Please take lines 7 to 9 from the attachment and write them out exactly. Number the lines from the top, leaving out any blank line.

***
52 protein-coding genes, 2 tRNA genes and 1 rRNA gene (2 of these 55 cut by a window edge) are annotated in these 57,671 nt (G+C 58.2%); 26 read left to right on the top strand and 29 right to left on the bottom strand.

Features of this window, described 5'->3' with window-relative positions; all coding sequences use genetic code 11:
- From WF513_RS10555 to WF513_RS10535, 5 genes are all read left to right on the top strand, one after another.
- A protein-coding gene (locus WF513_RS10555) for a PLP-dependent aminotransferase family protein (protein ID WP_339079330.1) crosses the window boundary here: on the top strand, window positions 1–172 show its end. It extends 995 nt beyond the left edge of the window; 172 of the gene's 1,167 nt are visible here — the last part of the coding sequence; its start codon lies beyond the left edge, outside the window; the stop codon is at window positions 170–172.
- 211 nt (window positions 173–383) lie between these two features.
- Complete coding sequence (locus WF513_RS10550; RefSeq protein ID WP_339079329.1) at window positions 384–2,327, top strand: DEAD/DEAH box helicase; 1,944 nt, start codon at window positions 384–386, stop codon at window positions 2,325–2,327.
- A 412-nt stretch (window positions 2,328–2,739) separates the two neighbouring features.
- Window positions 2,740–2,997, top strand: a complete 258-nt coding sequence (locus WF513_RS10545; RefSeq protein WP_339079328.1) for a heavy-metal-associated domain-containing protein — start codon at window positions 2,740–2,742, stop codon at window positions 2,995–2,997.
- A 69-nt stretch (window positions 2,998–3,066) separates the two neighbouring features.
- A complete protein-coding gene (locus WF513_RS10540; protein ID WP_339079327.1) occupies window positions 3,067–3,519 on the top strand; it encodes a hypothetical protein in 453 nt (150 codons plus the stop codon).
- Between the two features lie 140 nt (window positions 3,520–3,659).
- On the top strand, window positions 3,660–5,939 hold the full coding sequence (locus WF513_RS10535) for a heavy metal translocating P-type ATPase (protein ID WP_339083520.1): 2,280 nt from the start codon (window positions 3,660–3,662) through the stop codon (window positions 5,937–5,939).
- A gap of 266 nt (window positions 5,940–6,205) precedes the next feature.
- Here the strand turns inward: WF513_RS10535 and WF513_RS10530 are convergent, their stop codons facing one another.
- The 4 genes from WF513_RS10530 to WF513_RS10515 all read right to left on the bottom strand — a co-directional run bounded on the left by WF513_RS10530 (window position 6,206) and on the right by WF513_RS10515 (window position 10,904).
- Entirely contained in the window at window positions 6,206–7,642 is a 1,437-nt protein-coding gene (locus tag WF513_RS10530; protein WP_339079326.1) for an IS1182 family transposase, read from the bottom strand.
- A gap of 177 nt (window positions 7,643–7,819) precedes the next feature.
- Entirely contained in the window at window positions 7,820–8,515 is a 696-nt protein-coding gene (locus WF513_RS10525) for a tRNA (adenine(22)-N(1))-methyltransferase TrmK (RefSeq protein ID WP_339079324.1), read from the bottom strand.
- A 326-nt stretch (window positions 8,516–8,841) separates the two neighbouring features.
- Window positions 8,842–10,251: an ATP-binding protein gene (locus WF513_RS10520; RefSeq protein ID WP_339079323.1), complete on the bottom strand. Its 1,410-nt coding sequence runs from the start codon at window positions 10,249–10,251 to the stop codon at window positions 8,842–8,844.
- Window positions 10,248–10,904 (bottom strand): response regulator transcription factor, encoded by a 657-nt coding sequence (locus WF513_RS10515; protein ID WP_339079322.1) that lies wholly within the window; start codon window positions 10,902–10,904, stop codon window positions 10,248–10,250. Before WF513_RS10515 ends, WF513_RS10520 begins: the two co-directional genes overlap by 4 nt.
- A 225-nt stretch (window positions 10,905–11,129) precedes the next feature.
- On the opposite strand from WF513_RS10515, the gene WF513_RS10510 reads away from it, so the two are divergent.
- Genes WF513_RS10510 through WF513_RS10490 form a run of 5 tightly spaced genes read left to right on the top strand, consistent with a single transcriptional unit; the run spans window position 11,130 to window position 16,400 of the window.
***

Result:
- A 412-nt stretch (window positions 2,328–2,739) separates the two neighbouring features.
- Window positions 2,740–2,997, top strand: a complete 258-nt coding sequence (locus WF513_RS10545; RefSeq protein WP_339079328.1) for a heavy-metal-associated domain-containing protein — start codon at window positions 2,740–2,742, stop codon at window positions 2,995–2,997.
- A 69-nt stretch (window positions 2,998–3,066) separates the two neighbouring features.